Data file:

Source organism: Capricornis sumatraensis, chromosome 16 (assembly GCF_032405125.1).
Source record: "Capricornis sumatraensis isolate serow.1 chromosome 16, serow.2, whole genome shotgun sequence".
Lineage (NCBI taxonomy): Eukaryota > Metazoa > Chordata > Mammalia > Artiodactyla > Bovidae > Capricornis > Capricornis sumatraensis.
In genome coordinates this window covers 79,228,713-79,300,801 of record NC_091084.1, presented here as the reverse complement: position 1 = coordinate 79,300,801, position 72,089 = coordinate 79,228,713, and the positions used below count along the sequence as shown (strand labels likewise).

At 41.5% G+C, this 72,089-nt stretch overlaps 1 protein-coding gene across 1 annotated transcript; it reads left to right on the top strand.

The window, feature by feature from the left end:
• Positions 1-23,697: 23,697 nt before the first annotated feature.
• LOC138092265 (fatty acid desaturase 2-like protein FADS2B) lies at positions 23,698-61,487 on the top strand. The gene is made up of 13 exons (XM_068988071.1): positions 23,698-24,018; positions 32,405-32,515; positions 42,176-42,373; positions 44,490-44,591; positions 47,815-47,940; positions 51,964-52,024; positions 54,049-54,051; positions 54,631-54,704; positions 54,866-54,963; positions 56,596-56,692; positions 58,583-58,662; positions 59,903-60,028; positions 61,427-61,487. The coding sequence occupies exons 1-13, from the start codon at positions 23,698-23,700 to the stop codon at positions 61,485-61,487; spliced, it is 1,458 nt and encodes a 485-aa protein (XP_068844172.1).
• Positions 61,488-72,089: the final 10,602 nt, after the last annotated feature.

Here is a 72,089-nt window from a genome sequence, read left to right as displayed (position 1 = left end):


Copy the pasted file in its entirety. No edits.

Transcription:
Source organism: Capricornis sumatraensis, chromosome 16 (assembly GCF_032405125.1).
Source record: "Capricornis sumatraensis isolate serow.1 chromosome 16, serow.2, whole genome shotgun sequence".
Lineage (NCBI taxonomy): Eukaryota > Metazoa > Chordata > Mammalia > Artiodactyla > Bovidae > Capricornis > Capricornis sumatraensis.
In genome coordinates this window covers 79,228,713-79,300,801 of record NC_091084.1, presented here as the reverse complement: position 1 = coordinate 79,300,801, position 72,089 = coordinate 79,228,713, and the positions used below count along the sequence as shown (strand labels likewise).

At 41.5% G+C, this 72,089-nt stretch overlaps 1 protein-coding gene across 1 annotated transcript; it reads left to right on the top strand.

The window, feature by feature from the left end:
• Positions 1-23,697: 23,697 nt before the first annotated feature.
• LOC138092265 (fatty acid desaturase 2-like protein FADS2B) lies at positions 23,698-61,487 on the top strand. The gene is made up of 13 exons (XM_068988071.1): positions 23,698-24,018; positions 32,405-32,515; positions 42,176-42,373; positions 44,490-44,591; positions 47,815-47,940; positions 51,964-52,024; positions 54,049-54,051; positions 54,631-54,704; positions 54,866-54,963; positions 56,596-56,692; positions 58,583-58,662; positions 59,903-60,028; positions 61,427-61,487. The coding sequence occupies exons 1-13, from the start codon at positions 23,698-23,700 to the stop codon at positions 61,485-61,487; spliced, it is 1,458 nt and encodes a 485-aa protein (XP_068844172.1).
• Positions 61,488-72,089: the final 10,602 nt, after the last annotated feature.

Here is a 72,089-nt window from a genome sequence, read left to right as displayed (position 1 = left end):